I was having a great after dinner conversation last week with the sons of one of my colleagues. We were talking about gaming and technology, and eventually our chat moved onto mobile applications, where we discussed some of the apps that I had developed.
What languages did I know? Were they hard to learn? How long did it take you to make your first app?
One of the sons then asked: How’d you know how to solve the problem you were trying to solve?
How’d you do that?
A great question – and one that I tried to answer, I hope to his satisfaction.
I explained that it’s a lot like learning to read and write. You first learn the alphabet, the sounds that letters make in the language you speak. You then move on to simple sentences, and then grammar, and then finally you begin to write; simple sentences at first, and then more complex paragraphs. Finally, you’re able to express yourself completely.
Learn another language, and the process repeats itself.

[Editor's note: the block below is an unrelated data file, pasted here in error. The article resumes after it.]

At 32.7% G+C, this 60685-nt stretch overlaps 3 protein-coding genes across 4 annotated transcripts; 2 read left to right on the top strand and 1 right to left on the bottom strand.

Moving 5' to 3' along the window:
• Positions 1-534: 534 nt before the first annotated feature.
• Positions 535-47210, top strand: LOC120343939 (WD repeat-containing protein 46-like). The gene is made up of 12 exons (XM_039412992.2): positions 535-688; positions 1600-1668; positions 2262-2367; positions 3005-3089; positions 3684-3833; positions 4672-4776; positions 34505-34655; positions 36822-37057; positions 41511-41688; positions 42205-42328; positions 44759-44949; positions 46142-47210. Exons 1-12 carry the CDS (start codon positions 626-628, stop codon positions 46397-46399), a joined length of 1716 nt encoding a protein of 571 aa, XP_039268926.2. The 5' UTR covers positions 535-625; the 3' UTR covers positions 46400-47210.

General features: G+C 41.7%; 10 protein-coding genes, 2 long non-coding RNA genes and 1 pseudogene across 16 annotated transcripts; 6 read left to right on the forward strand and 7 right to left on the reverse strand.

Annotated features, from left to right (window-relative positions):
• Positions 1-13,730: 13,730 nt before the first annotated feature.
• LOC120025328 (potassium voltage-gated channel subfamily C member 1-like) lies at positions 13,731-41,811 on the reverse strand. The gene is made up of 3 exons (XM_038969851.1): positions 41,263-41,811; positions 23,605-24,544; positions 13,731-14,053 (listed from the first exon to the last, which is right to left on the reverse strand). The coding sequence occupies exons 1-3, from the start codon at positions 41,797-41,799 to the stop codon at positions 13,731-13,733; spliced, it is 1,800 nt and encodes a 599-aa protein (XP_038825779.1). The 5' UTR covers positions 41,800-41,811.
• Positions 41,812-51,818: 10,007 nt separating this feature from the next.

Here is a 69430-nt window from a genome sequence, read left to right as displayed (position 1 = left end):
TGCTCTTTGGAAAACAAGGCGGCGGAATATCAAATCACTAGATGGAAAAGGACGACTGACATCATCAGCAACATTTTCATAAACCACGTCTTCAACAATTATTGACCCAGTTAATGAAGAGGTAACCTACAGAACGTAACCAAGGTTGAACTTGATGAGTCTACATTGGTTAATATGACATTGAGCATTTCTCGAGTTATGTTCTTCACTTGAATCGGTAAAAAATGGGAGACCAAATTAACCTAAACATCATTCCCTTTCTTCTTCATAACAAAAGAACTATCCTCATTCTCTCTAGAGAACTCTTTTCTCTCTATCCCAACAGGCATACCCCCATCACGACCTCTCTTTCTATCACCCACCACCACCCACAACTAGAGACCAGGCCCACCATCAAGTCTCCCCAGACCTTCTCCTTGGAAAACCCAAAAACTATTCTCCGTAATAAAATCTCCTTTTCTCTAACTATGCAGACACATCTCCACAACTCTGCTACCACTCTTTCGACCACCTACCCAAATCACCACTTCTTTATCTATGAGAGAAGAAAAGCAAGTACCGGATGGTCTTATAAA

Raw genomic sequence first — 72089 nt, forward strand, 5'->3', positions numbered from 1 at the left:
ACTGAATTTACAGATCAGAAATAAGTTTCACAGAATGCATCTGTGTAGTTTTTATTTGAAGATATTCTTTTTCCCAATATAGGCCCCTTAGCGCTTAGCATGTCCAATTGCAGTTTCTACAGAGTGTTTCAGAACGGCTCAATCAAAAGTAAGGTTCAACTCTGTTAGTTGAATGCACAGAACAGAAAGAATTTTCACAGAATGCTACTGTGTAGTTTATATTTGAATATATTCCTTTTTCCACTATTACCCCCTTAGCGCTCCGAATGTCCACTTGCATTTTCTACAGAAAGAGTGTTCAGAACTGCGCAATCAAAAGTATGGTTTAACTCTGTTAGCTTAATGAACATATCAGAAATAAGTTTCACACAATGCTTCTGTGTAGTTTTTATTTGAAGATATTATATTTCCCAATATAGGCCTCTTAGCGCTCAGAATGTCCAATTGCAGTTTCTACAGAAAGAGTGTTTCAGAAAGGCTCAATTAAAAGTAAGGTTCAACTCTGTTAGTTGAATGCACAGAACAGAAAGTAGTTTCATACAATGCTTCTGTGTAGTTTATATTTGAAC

But I could have answered the question a bit simpler than even this.
The way one learns to solve problems, is by solving problems.
Learning, by Doing.
Learning to develop in a new computer language proceeds in the same way that learning a human language proceeds. One learns the vocabulary and language elements, master the idioms, and begin by expressing simple solutions, first, before moving onto more complex expressions.
Of course, the more times you do this, the easier it becomes to recognize similar patterns in structures and syntax, and thus, easier to ease into that language.
But being able to write code, and being to write great code, are not the same thing at all.
This week, I’ll talk about the practice of software development, and the process to proficiency.
Go, and be you.